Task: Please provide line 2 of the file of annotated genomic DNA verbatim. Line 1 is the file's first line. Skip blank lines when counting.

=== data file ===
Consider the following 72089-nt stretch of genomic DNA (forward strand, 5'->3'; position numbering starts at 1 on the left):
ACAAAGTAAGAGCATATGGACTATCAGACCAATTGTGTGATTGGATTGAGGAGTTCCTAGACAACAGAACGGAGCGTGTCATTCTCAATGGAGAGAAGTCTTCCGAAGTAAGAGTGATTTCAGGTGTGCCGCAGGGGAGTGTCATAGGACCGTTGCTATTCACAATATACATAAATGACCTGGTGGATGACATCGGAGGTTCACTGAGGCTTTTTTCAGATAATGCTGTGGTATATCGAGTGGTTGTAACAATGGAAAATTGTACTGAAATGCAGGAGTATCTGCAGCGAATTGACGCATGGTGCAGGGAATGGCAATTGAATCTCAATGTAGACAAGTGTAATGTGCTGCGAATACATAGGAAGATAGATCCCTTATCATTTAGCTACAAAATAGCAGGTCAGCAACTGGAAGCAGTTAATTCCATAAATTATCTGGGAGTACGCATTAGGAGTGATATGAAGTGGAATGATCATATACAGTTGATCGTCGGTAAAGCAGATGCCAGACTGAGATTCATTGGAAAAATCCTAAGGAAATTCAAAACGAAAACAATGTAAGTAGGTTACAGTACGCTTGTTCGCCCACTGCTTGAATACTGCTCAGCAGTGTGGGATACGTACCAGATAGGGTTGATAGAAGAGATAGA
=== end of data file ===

ACAAAGTAAGAGCATATGGACTATCAGACCAATTGTGTGATTGGATTGAGGAGTTCCTAGACAACAGAACGGAGCGTGTCATTCTCAATGGAGAGAAGTCTTCCGAAGTAAGAGTGATTTCAGGTGTGCCGCAGGGGAGTGTCATAGGACCGTTGCTATTCACAATATACATAAATGACCTGGTGGATGACATCGGAGGTTCACTGAGGCTTTTTTCAGATAATGCTGTGGTATATCGAGTGGTTGTAACAATGGAAAATTGTACTGAAATGCAGGAGTATCTGCAGCGAATTGACGCATGGTGCAGGGAATGGCAATTGAATCTCAATGTAGACAAGTGTAATGTGCTGCGAATACATAGGAAGATAGATCCCTTATCATTTAGCTACAAAATAGCAGGTCAGCAACTGGAAGCAGTTAATTCCATAAATTATCTGGGAGTACGCATTAGGAGTGATATGAAGTGGAATGATCATATACAGTTGATCGTCGGTAAAGCAGATGCCAGACTGAGATTCATTGGAAAAATCCTAAGGAAATTCAAAACGAAAACAATGTAAGTAGGTTACAGTACGCTTGTTCGCCCACTGCTTGAATACTGCTCAGCAGTGTGGGATACGTACCAGATAGGGTTGATAGAAGAGATAGA